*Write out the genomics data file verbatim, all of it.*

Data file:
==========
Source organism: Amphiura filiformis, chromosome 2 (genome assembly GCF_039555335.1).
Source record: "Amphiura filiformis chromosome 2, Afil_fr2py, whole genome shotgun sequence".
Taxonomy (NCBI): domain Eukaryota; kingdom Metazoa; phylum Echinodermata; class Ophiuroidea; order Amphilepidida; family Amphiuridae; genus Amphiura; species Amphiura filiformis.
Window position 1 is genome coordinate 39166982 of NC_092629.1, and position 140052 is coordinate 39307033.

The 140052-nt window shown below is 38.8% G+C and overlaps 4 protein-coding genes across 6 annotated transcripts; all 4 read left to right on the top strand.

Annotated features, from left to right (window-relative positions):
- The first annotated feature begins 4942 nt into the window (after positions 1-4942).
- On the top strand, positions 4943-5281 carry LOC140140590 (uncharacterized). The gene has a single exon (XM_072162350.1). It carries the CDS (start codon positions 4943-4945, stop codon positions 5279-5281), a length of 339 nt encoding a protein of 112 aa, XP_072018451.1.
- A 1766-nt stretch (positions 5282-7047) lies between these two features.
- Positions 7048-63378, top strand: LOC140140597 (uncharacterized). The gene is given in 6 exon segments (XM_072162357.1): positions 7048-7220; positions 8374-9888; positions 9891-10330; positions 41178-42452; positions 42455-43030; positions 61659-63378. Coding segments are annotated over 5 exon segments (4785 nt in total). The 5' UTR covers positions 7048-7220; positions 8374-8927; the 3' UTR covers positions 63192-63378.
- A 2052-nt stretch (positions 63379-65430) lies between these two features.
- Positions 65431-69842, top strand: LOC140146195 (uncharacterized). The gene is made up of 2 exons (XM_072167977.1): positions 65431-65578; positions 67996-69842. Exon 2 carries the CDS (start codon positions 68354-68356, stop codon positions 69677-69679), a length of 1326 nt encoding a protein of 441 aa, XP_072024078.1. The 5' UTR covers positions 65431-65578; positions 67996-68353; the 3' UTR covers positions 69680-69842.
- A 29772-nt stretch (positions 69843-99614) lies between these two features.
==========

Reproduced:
Source organism: Amphiura filiformis, chromosome 2 (genome assembly GCF_039555335.1).
Source record: "Amphiura filiformis chromosome 2, Afil_fr2py, whole genome shotgun sequence".
Taxonomy (NCBI): domain Eukaryota; kingdom Metazoa; phylum Echinodermata; class Ophiuroidea; order Amphilepidida; family Amphiuridae; genus Amphiura; species Amphiura filiformis.
Window position 1 is genome coordinate 39166982 of NC_092629.1, and position 140052 is coordinate 39307033.

The 140052-nt window shown below is 38.8% G+C and overlaps 4 protein-coding genes across 6 annotated transcripts; all 4 read left to right on the top strand.

Annotated features, from left to right (window-relative positions):
- The first annotated feature begins 4942 nt into the window (after positions 1-4942).
- On the top strand, positions 4943-5281 carry LOC140140590 (uncharacterized). The gene has a single exon (XM_072162350.1). It carries the CDS (start codon positions 4943-4945, stop codon positions 5279-5281), a length of 339 nt encoding a protein of 112 aa, XP_072018451.1.
- A 1766-nt stretch (positions 5282-7047) lies between these two features.
- Positions 7048-63378, top strand: LOC140140597 (uncharacterized). The gene is given in 6 exon segments (XM_072162357.1): positions 7048-7220; positions 8374-9888; positions 9891-10330; positions 41178-42452; positions 42455-43030; positions 61659-63378. Coding segments are annotated over 5 exon segments (4785 nt in total). The 5' UTR covers positions 7048-7220; positions 8374-8927; the 3' UTR covers positions 63192-63378.
- A 2052-nt stretch (positions 63379-65430) lies between these two features.
- Positions 65431-69842, top strand: LOC140146195 (uncharacterized). The gene is made up of 2 exons (XM_072167977.1): positions 65431-65578; positions 67996-69842. Exon 2 carries the CDS (start codon positions 68354-68356, stop codon positions 69677-69679), a length of 1326 nt encoding a protein of 441 aa, XP_072024078.1. The 5' UTR covers positions 65431-65578; positions 67996-68353; the 3' UTR covers positions 69680-69842.
- A 29772-nt stretch (positions 69843-99614) lies between these two features.